Raccoon Stealer, a type of malware designed to illegally obtain passwords, has come back with a vengeance. The malware has returned on hacker forums within the dark web with a new and improved version. Dubbed Racoon Stealer 2.0, the malware now offers threat operators elevated operational capacity and upgraded credential-stealing capabilities.

Credential-theft malware raises its head

The Raccoon Stealer malware operation temporarily terminated earlier this year in March. One of the group’s operators stated that the reason for shutting down was linked to one of its lead developers being killed in the Russian invasion of Ukraine.

However, the remaining members of the operation promised to come back with another version of Racoon Stealer, and to relaunch the MaaS (malware-as-a-service) project with additional functionality on an upgraded infrastructure.

According to security analysts based at London’s Sekoia, the threat actors have now made good on their promises, as Raccoon Stealer 2.0 is currently being promoted on dark web forums, allowing early samples to captured by cybersecurity analysts.

On June 2, project admins released a teaser that informed the cybercriminal community that the Racoon Stealer 2.0 testing had been underway for a fortnight. The post added that the beta testing had been well received by its clients.

Designed for advanced password theft

According to the authors of the malware, the latest edition of Raccoon Stealer was built entirely from scratch and employs C/C++. It now features a brand-new front and back-end, and upgraded code designed to steal user credentials, along with other types of data.

On June 8, cybersecurity analysts on social media platform Twitter discussed a new malware strain that had been recently detected and named it “RecordBreaker”. The analysts were unaware at the time that it was, in fact, the second iteration of Raccoon Stealer.

Technical analysis conducted by the team at Sekoia has now confirmed that the 56 KB sample discussed is the new edition of Raccoon Stealer and can work on both 64 and 32-bit systems without dependencies and by fetching only eight legitimate DLLs from the operation’s command and control (C2) servers.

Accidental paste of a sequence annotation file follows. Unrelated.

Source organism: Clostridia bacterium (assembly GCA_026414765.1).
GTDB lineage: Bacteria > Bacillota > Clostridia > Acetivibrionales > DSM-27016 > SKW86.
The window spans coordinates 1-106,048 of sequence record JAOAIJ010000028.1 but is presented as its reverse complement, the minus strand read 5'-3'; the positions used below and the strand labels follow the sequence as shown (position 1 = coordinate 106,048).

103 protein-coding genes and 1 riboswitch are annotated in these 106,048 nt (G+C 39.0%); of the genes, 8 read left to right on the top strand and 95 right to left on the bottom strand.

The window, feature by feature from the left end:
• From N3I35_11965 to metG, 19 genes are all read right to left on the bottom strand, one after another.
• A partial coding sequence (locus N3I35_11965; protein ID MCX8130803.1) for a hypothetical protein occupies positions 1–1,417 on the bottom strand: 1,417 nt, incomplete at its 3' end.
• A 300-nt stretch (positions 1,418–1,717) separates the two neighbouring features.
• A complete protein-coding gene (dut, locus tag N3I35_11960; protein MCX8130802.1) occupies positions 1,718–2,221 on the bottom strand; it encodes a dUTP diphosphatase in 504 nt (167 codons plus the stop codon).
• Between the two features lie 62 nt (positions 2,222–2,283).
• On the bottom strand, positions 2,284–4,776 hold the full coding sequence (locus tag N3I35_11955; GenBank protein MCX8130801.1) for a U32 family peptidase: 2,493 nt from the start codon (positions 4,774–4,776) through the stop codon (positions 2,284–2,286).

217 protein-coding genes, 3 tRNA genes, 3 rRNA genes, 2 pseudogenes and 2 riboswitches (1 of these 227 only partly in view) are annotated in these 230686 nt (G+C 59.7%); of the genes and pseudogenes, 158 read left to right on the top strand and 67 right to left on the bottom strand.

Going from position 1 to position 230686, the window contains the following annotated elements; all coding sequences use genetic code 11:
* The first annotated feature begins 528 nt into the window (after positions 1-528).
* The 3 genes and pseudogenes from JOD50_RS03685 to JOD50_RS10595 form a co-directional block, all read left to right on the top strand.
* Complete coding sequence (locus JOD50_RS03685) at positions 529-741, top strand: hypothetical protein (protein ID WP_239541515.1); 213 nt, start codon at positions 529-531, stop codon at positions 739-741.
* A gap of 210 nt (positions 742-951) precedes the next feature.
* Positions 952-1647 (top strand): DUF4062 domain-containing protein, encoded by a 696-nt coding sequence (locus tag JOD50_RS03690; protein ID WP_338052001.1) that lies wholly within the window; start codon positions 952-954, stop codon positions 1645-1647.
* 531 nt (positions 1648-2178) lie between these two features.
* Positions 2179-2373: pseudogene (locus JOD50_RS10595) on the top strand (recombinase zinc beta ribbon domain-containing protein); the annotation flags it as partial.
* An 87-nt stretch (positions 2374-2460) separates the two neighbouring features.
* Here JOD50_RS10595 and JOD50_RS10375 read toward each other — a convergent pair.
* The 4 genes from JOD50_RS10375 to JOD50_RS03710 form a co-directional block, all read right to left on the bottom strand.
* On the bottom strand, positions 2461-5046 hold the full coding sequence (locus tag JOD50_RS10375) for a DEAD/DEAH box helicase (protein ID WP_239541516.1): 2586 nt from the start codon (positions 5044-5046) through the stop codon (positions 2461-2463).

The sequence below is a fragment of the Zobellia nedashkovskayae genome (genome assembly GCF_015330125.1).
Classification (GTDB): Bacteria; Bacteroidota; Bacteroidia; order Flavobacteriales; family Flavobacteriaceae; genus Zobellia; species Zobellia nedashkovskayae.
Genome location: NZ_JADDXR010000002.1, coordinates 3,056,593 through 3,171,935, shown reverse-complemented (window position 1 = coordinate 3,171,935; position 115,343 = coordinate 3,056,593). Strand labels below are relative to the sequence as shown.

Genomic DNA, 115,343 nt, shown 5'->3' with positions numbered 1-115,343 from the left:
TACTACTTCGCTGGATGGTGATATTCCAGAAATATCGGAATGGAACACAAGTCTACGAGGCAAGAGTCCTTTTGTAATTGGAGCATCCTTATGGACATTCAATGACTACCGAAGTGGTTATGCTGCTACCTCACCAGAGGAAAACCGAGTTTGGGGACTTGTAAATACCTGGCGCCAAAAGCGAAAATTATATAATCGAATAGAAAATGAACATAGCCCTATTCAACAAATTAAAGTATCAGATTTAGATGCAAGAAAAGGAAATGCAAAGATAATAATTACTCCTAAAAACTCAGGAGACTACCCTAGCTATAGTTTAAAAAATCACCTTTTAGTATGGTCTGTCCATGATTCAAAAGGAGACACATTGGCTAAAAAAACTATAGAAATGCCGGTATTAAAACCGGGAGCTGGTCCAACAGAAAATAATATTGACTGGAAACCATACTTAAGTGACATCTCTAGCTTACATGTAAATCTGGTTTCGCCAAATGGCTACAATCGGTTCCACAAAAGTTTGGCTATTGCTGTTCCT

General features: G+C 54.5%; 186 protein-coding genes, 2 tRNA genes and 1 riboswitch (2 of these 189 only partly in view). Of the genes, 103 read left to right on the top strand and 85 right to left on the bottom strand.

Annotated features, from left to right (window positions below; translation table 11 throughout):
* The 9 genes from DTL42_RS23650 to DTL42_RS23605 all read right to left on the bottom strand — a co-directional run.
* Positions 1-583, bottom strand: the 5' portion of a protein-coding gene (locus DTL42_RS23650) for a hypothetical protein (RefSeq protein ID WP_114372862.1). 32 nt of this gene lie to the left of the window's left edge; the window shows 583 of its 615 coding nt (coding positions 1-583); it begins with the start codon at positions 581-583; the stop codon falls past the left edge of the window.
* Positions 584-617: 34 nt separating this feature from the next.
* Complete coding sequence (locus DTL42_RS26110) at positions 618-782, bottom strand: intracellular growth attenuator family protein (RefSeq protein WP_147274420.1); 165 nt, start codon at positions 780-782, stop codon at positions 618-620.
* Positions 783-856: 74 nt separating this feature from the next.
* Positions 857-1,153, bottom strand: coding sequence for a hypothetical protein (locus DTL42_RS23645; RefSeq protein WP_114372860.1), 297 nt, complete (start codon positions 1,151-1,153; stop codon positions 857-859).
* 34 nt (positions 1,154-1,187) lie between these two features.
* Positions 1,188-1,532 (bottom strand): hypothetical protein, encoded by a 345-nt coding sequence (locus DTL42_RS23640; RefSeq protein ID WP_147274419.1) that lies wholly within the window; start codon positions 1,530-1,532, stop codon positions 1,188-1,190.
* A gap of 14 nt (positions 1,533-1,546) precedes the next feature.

The C2 additionally provides the credential-stealing malware with its specific configuration (URLs hosting the DLLs, applications to target and data exfiltration token), receives device fingerprint data and then awaits individual POST requests containing the stolen information.

The user data that has been stolen so far by Raccoon Stealer 2.0 includes saved credit card details, cookies, browser passwords, auto fill data, basic system fingerprinting information, screenshot capturing, lists of installed applications and individual files that are located on all disks. It can also steal cryptocurrency extensions for web browsers and wallets such as MetaMask, BinanceChain, TronLink, Ronin, Atomic, Exodus, JaxxLiberty, Coinomi, Binance, Electrum-LTC, Electrum and ElectronCash.

The operators behind Raccoon Stealer have claimed that the exfiltrated data is also being encrypted; however, Sekoia did not observe any such functionality in the sample its team analysed.

Raccoon Stealer’s absence from the dark web market has been exceptionally short, ensuring that neither interest in its malicious product or its reputation has declined.